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One of the oldest living veteran Army nurses dies at 99

Army nurses standing at attention in front of their barracks (US Army/Released)

The veteran community in Elgin last week mourned the passing of former Army nurse Pauline Marzec-Bostic, who at 99-years-old was among the oldest living Army nurses in the nation.

According to a database kept by the Women in Military Service for America Memorial Foundation, Marzec-Bostic was the oldest living Army nurse in Texas, though not all women who served are part of its database, said Marilla Cushman, the foundation’s public relations coordinator.

Marzec-Bostic was born in Elgin on Nov. 28, 1919, and graduated from Elgin High School in 1936 before enrolling at the Seton School of Nursing at age 17, according to information provided by the Elgin Funeral Home.

Marzec-Bostic joined the U.S. Army Nursing Corps in 1941 and was stationed at Camp Barkley near Abilene when Japanese forces bombed Pearl Harbor later that year. In a short memoir she wrote, entitled “What’s a Nice Girl From Elgin Doing in a Place Like This?” Marzec-Bostic recalled how that day altered the course of her life. Her platoon of 18 nurses headed overseas on Feb. 14, 1943.

“We traveled across the equator on to Wellington, New Zealand. Then, we went to St. Kilda, Australia,” she wrote. “That was the first time we got off the boat. The officers marched us on land and we passed a café. The officers said we should stay outside while the men went in for some food and drink. You know that wasn’t going over with us, so we went in the café anyway and had the best steak we had ever tasted.”

Her wartime travels then took her to Bombay, India and Sri Lanka, then across the Indian Ocean to Egypt, Palestine and Jerusalem. Then, on D-Day, her platoon was stationed in Evesham, England, where Marzec-Bostic met her first husband, Edmund Marzec. Their honeymoon in Paris was cut short after she was called to treat wounded soldiers during the Seize of Bastogne in December 1944.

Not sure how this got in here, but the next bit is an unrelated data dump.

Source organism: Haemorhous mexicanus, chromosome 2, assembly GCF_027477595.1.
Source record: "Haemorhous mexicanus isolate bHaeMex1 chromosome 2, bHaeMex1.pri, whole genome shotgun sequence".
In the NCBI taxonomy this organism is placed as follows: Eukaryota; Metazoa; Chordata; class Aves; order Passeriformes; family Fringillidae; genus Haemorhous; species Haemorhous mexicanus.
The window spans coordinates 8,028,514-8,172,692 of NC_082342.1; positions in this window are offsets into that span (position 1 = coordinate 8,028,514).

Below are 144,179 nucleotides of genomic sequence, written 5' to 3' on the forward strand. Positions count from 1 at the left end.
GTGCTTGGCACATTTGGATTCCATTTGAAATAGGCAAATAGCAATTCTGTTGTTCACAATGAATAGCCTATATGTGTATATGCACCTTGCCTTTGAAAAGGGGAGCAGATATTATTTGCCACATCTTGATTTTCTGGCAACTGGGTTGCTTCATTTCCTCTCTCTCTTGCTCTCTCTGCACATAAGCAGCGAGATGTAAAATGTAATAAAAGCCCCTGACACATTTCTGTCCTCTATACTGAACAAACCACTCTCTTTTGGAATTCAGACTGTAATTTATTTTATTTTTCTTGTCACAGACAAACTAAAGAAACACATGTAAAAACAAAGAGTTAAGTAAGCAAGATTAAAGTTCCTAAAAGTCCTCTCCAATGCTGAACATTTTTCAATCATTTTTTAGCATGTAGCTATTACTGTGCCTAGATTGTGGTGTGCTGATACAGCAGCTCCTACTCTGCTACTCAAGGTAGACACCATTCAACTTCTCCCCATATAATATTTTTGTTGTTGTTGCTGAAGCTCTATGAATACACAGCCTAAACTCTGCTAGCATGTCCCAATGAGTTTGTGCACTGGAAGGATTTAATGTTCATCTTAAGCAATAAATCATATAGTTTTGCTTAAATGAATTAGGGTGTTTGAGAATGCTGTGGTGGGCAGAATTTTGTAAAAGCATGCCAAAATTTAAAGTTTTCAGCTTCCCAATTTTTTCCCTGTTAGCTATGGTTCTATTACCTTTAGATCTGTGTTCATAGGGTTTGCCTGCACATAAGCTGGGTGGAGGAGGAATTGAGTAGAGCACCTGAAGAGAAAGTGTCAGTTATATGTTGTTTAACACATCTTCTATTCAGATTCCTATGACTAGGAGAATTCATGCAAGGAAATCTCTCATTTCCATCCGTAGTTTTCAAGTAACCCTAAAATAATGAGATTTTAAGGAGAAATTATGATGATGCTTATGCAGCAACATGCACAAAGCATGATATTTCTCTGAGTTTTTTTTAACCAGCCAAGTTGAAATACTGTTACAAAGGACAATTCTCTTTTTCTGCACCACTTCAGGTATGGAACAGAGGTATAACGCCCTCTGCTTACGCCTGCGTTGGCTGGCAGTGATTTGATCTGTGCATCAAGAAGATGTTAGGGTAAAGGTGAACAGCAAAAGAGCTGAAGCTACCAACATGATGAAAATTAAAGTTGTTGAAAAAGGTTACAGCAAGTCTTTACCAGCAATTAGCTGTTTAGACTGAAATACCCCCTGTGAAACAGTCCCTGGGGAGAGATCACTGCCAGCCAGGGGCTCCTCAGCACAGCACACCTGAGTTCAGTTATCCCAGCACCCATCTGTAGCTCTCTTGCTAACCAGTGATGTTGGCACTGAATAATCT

“Some of the wounded were Germans wearing American uniforms and dog tags. They spoke better English than the Germans in Fredericksburg,” Marzec-Bostic wrote. “When they started getting the IV anesthetic, they started counting in English, then reverted to German. When they came out of anesthetic, one of the Jewish doctors, who had a great sense of humor, told the Germans that they might as well stay there because Hitler wouldn’t have them back since they were not pure Aryan anymore. He told them they had been given transfusions of Jewish blood while they were under anesthetic.”

Marzec-Bostic returned from the war in May 1945 when she was pregnant with twins, who she would later give birth to in Camp Swift.

After living in Iowa and Indianna, Marzec-Bostic moved back to Elgin in 1956, buying a house along Texas 95, according to her obituary. After her husband’s passing in 1966, she remarried in 1971 to Bobbie Bostic.

Marzec-Bostic is survived by her twin daughters, three grandchildren and eight great-grandchildren.

“Growing up in Elgin, I never imagined I would see the places in the world I had only read about,” she wrote in her memoir. “The horrors of the war took me to four continents.”


© 2019 Austin American-Statesman